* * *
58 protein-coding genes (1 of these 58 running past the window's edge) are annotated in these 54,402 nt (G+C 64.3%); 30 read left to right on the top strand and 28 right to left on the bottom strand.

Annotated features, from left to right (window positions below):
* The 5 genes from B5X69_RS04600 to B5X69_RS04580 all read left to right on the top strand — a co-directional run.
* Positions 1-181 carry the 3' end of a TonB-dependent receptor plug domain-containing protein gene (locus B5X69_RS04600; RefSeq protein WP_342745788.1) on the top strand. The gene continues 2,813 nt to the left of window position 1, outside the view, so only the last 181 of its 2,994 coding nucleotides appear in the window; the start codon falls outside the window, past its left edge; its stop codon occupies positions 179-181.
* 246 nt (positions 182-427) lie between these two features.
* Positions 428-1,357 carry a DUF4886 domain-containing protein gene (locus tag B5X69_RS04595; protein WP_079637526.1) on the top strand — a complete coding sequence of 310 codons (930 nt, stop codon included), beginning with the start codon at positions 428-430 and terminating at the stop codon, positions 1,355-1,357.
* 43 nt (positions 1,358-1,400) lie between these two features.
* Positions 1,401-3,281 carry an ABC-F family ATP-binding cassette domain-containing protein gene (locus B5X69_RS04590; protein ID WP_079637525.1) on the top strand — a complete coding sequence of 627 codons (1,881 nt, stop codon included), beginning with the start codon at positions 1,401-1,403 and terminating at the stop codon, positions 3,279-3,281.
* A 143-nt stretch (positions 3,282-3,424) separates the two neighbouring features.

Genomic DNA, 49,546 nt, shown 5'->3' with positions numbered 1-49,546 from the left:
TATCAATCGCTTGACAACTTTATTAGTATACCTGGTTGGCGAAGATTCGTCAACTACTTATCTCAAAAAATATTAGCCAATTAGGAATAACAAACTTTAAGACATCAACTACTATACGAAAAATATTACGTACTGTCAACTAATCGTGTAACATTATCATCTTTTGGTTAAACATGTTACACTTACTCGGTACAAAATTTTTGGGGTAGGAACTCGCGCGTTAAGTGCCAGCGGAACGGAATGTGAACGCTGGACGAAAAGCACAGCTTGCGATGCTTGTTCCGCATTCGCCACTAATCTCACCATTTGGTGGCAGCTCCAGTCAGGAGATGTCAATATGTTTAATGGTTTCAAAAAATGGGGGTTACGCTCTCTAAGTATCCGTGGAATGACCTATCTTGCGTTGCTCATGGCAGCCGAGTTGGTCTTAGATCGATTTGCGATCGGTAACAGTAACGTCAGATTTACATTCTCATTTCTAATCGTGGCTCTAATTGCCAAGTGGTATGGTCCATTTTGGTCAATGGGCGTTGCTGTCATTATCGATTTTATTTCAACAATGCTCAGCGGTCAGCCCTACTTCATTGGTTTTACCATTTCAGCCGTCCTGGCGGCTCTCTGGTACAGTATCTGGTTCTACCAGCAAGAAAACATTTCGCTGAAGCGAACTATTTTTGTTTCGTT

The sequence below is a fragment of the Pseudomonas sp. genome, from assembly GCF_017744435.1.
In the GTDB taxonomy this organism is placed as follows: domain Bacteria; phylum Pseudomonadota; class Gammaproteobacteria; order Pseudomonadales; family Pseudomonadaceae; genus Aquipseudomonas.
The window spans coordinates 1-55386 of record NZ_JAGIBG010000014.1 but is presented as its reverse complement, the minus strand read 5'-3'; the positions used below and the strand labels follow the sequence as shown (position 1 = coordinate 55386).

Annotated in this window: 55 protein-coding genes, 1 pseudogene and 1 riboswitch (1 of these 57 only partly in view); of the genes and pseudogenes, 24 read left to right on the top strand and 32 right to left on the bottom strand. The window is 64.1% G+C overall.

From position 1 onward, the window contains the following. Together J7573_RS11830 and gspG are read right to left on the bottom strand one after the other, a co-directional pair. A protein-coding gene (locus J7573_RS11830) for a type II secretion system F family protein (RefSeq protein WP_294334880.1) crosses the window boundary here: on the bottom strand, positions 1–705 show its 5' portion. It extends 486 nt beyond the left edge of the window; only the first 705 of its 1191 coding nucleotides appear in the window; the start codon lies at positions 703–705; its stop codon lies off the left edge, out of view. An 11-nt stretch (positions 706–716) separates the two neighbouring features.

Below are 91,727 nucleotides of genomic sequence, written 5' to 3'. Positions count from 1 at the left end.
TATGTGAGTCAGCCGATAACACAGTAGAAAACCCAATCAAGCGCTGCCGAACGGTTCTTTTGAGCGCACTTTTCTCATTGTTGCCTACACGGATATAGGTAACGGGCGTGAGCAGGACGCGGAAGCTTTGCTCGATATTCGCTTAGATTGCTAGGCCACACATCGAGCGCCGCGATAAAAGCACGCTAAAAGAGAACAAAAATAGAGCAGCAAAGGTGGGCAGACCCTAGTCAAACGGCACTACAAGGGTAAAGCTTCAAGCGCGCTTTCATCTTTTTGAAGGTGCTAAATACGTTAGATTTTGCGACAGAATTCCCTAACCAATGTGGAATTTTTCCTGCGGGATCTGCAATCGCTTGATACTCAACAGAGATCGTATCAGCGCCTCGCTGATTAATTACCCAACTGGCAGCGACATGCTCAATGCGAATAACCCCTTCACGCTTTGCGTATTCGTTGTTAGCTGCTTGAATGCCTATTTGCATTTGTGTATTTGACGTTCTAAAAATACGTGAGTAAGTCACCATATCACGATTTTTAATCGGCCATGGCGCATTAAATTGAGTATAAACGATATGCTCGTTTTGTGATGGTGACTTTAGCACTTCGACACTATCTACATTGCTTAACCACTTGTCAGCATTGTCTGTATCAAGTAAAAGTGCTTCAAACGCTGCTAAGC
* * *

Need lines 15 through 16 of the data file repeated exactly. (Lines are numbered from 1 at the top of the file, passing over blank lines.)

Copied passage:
Annotated in this window: 55 protein-coding genes, 1 pseudogene and 1 riboswitch (1 of these 57 only partly in view); of the genes and pseudogenes, 24 read left to right on the top strand and 32 right to left on the bottom strand. The window is 64.1% G+C overall.

From position 1 onward, the window contains the following. Together J7573_RS11830 and gspG are read right to left on the bottom strand one after the other, a co-directional pair. A protein-coding gene (locus J7573_RS11830) for a type II secretion system F family protein (RefSeq protein WP_294334880.1) crosses the window boundary here: on the bottom strand, positions 1–705 show its 5' portion. It extends 486 nt beyond the left edge of the window; only the first 705 of its 1191 coding nucleotides appear in the window; the start codon lies at positions 703–705; its stop codon lies off the left edge, out of view. An 11-nt stretch (positions 706–716) separates the two neighbouring features.